# Create and Delete
sudo convoy create volume_name
sudo convoy delete 

# Snapshot creation
sudo convoy snapshot create vol1 --name snap1vol1

# Backup snapshot
sudo convoy backup create snap1vol1 --dest s3:[email protected]/
sudo convoy create res1 --backup 

Experimenting with the Convoy driver, we can create volumes and delete them. A most useful feature is a nice S3 backup. Conceptually, we are still mounting a directory to the container, but now it is backed by a network drive. We can now inspect the container and check the differences.

$>  docker inspect 
        "HostConfig": {
            "Binds": [
                "wordpress_mysql:/var/lib/mysql:rw"
            ],
            "VolumeDriver": "convoy",
...
        "Mounts": [
            {
                "Name": "wordpress_mysql",
                "Source": "/nfs/wordpress_mysql",
                "Destination": "/var/lib/mysql",
                "Driver": "convoy",
                "Mode": "rw",
                "RW": true,
                "Propagation": "rprivate"
            }
...

If you check the drive that we are sharing through our NFS setup, we can see that the /var/lib/mysql data is mounted on our NFS drive!

$>  ls -ltr /nfs/wordpress_mysql
total 188448
-rw-r----- 1 999 docker 50331648 Sep  6 01:17 ib_logfile1
-rw-r----- 1 999 docker       56 Sep  6 01:17 auto.cnf
drwxr-x--- 2 999 docker     4096 Sep  6 01:17 performance_schema
drwxr-x--- 2 999 docker     4096 Sep  6 01:17 mysql
drwxr-x--- 2 999 docker    12288 Sep  6 01:17 sys
drwxr-x--- 2 999 docker     4096 Sep  6 01:17 wordpress
-rw-r----- 1 999 docker      426 Sep 25 14:38 ib_buffer_pool
-rw-r----- 1 999 docker 79691776 Oct 22 16:20 ibdata1
-rw-r----- 1 999 docker 50331648 Oct 22 16:20 ib_logfile0
-rw-r----- 1 999 docker 12582912 Oct 25 23:33 ibtmp1

Now after testing it out, a manual Convoy setup has lots of moving parts. So from now, we can look towards the community and Rancher core team to help expediate the process of using Convoy.

Convoy-NFS Catalog

With our toy NFS, the next step would be to drop the manual Convoy setup, and connect the official Rancher Convoy-NFS catalog to it.

Screen Shot of the Convoy-NFS Catalog
So with our simple setup and understanding of the NFS + Convoy system, we can now take a look at our reference blog post Convoy-NFS on Rancher, and apply our Convoy-nfs catalog to our Rancher setup!

The setup is pretty straightforward, but there are a few things to note. First, the stack must be named “convoy-nfs”, which is the name of the plugin. Next, the NFS server should match the hostname on which you set up your NFS server; if you created the docker-nfs container instead, use the IP of the container 172.17.0.7.

The last thing to be aware of are the mount options and mount point. Match the port here with the port that the NFS server was configured with (2049 for docker-nfs) and make sure to turn on nfsver=4. Also be sure to use “/” for the MountDirectory if using the nfsvers=4 option; otherwise use “/exports”.

proto=tcp,port=2049,nfsvers=4

The final configuration should look similar to the following:

NFS configurations

You can add other options to tune the shares, but these are the necessary components for a bare minimum setup.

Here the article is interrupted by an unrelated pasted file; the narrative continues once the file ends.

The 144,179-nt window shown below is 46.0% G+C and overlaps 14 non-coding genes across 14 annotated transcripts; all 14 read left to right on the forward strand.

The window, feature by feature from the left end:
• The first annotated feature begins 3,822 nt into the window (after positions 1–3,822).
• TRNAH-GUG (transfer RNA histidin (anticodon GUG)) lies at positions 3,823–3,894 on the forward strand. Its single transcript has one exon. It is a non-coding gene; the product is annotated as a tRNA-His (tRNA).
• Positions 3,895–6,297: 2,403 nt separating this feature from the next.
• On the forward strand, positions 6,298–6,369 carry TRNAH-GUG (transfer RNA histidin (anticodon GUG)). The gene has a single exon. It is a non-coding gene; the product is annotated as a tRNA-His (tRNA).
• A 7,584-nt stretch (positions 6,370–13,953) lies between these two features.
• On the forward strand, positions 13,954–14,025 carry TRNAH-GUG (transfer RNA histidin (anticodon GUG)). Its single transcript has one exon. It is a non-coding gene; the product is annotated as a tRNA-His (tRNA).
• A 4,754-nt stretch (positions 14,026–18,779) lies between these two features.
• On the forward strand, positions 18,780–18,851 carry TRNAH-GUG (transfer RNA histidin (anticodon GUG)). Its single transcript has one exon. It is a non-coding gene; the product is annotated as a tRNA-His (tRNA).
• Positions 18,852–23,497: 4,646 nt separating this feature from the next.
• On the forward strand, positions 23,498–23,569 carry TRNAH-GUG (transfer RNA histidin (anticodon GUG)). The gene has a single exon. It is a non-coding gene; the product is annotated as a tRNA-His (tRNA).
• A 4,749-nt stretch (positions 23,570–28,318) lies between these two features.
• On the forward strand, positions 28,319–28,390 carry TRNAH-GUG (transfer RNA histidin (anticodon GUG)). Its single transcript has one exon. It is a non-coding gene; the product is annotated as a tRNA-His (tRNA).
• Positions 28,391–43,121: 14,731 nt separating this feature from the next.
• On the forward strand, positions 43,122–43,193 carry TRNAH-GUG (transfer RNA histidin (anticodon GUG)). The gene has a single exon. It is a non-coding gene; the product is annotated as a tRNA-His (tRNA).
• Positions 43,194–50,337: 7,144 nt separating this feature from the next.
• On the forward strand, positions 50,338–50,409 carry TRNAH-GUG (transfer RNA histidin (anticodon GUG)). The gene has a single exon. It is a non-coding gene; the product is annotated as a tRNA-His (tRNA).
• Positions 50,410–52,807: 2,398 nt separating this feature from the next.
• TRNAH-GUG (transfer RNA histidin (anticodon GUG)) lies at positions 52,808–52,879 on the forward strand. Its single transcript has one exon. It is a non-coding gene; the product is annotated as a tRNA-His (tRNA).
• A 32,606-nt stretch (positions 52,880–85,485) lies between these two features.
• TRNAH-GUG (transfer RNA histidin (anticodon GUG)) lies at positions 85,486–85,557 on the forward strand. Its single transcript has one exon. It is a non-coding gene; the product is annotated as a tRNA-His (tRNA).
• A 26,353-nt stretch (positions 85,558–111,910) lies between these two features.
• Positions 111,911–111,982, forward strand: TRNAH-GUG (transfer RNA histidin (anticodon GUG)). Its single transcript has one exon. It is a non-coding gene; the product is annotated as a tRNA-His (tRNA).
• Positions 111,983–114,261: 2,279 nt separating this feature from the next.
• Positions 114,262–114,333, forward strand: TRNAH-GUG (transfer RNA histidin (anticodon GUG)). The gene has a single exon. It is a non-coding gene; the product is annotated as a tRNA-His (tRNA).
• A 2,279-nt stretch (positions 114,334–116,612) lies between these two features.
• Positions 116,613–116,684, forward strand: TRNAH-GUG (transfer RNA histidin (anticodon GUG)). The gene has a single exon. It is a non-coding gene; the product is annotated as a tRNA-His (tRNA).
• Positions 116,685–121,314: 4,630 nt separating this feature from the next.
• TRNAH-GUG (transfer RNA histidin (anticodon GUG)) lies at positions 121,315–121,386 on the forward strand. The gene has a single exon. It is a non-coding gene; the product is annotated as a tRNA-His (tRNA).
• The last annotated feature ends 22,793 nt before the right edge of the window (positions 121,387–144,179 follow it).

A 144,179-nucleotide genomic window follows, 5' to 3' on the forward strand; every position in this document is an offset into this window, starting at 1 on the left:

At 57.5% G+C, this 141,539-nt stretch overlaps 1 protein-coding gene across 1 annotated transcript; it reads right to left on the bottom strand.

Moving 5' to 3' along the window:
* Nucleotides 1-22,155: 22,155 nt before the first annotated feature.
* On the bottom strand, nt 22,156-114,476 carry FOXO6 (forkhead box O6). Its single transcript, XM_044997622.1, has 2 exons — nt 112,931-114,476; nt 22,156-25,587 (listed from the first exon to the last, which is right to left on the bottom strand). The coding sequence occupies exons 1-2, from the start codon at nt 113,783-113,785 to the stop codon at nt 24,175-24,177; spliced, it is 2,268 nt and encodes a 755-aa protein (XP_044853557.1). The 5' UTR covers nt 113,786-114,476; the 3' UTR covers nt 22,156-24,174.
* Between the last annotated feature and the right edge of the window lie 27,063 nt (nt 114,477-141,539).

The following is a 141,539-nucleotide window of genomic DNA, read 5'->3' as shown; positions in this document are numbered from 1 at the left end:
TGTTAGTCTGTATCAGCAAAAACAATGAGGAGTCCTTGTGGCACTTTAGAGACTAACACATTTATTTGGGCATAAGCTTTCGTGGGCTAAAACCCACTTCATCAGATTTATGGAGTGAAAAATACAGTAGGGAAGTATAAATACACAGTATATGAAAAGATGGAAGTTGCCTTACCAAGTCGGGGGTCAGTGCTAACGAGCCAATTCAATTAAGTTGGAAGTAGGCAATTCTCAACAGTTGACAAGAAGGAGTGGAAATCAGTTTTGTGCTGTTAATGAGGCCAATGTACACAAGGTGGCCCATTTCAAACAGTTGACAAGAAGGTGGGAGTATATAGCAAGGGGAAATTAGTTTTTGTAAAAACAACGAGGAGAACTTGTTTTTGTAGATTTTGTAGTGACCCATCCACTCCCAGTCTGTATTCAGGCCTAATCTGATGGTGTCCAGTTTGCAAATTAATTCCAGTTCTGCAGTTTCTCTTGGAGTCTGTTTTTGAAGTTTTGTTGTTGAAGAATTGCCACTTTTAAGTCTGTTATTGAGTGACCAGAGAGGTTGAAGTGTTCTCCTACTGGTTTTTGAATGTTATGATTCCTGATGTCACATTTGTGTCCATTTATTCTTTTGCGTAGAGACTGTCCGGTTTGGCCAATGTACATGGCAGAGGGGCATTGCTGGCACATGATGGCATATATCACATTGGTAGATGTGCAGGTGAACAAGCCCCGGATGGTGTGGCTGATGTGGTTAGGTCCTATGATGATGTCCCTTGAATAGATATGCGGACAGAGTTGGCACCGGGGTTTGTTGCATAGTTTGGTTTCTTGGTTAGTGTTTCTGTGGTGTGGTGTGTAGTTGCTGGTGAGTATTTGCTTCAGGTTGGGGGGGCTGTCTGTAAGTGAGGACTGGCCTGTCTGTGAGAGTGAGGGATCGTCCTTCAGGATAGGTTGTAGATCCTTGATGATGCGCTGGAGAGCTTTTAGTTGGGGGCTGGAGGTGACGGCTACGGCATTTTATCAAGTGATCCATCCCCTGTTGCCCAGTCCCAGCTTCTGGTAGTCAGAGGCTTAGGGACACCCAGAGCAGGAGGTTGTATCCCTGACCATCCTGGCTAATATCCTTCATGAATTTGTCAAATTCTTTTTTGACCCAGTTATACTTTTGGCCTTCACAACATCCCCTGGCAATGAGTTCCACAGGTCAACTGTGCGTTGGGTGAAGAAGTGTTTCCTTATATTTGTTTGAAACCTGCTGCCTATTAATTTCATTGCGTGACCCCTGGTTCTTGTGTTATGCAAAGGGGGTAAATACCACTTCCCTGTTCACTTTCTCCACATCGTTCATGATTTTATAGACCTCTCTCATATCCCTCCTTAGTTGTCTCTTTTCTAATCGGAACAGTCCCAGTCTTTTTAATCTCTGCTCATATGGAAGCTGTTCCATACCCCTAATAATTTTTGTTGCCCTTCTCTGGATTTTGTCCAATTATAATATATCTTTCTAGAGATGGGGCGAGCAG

For the time being I will continue to utilize the same locally hosted NFS server. Though once you have a real NFS or EFS server, we only need to mount it to a standardized drive, and all our Rancher nodes will have access to a shared network drive with backup capabilities.

Also note, that there is a community supported Convoy-EFS Catalog that supports an AWS EFS. There are some vendor specific differences, but in essence EFS is a managed NFS setup. So now we watch our stack spin up on Rancher here.

Rancher Convoy-EFS

Rancher Convoy-EFS

You will now see that Rancher is starting up its storage pool. This opens up the next section on the Rancher UI that shows the storage volumes. Go to Infrastructure > Storage on the menu, and you should see the following view for volumes managed through Rancher.

Rancher Storage Pool

Rancher Storage Pool

After we fill in the details on the catalog convoy we modify our *docker-compose.yml* to match.

For this catalog to work the volume_driver must be called convoy-nfs.

  ...
  database:
    environment:
      MYSQL_ROOT_PASSWORD: pass1
    tty: true
    image:mysql
    # New volumes mounted to the host drive!
    volume_driver: convoy-nfs
    volumes:
      - mysql1:/var/lib/mysql
    stdin_open: true
rancher-compose up --upgrade

You can browse through the logs from the UI on the convoy-nfs agent service to follow along.

Then after the upgrade, you will see the same volumes on the mounted volume on our NFS shared drive with Convoy agent managed through Rancher. We now have a full setup with the certified Rancher NFS catalog.

Final Setup

Final Setup

With the final setup, we can now take a look at the various features of Convoy. Lets look at the volumes that were created on the UI.

Seeing volumes

Seeing volumes

We can also see this with the command line tool:

$> sudo convoy -s /var/run/convoy-convoy-nfs.sock list
{
  "mysql1": {
    "Name": "mysql1",
    "Driver": "vfs",
    "MountPoint": "/var/lib/rancher/convoy/convoy-nfs-f3f0877f-1d72-4902-b99b-a745646e1e37/mnt/mysql1",
    "CreatedTime": "Tue Nov 08 16:22:26 +0000 2016",
    "DriverInfo": {
      "Driver": "vfs",
      "MountPoint": "/var/lib/rancher/convoy/convoy-nfs-f3f0877f-1d72-4902-b99b-a745646e1e37/mnt/mysql1",
      "Path": "/var/lib/rancher/convoy/convoy-nfs-f3f0877f-1d72-4902-b99b-a745646e1e37/mnt/mysql1",
      "PrepareForVM": "false",
      "Size": "0",
      "VolumeCreatedAt": "Tue Nov 08 16:22:26 +0000 2016",
      "VolumeName": "mysql1"
    },